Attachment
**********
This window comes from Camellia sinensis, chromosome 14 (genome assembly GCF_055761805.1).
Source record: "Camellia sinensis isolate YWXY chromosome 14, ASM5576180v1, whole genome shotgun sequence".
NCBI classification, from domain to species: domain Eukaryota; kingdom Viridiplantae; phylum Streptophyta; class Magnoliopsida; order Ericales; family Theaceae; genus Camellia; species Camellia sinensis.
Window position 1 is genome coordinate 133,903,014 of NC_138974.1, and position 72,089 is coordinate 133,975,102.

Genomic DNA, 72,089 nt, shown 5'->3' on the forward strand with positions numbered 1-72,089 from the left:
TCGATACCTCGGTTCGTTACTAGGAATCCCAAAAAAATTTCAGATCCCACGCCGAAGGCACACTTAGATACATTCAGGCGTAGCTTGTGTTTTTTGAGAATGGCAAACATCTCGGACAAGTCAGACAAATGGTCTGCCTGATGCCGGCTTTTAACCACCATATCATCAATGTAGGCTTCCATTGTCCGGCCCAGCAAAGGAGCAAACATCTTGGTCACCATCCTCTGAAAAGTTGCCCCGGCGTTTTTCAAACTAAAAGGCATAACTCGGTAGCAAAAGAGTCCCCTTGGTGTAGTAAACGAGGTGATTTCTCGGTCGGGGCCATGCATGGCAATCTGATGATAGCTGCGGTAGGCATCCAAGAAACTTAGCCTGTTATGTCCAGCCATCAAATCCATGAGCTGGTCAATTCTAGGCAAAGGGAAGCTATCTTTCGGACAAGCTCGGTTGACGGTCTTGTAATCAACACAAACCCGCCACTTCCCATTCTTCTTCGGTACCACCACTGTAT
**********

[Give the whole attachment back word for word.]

This window comes from Camellia sinensis, chromosome 14 (genome assembly GCF_055761805.1).
Source record: "Camellia sinensis isolate YWXY chromosome 14, ASM5576180v1, whole genome shotgun sequence".
NCBI classification, from domain to species: domain Eukaryota; kingdom Viridiplantae; phylum Streptophyta; class Magnoliopsida; order Ericales; family Theaceae; genus Camellia; species Camellia sinensis.
Window position 1 is genome coordinate 133,903,014 of NC_138974.1, and position 72,089 is coordinate 133,975,102.

Genomic DNA, 72,089 nt, shown 5'->3' on the forward strand with positions numbered 1-72,089 from the left:
TCGATACCTCGGTTCGTTACTAGGAATCCCAAAAAAATTTCAGATCCCACGCCGAAGGCACACTTAGATACATTCAGGCGTAGCTTGTGTTTTTTGAGAATGGCAAACATCTCGGACAAGTCAGACAAATGGTCTGCCTGATGCCGGCTTTTAACCACCATATCATCAATGTAGGCTTCCATTGTCCGGCCCAGCAAAGGAGCAAACATCTTGGTCACCATCCTCTGAAAAGTTGCCCCGGCGTTTTTCAAACTAAAAGGCATAACTCGGTAGCAAAAGAGTCCCCTTGGTGTAGTAAACGAGGTGATTTCTCGGTCGGGGCCATGCATGGCAATCTGATGATAGCTGCGGTAGGCATCCAAGAAACTTAGCCTGTTATGTCCAGCCATCAAATCCATGAGCTGGTCAATTCTAGGCAAAGGGAAGCTATCTTTCGGACAAGCTCGGTTGACGGTCTTGTAATCAACACAAACCCGCCACTTCCCATTCTTCTTCGGTACCACCACTGTAT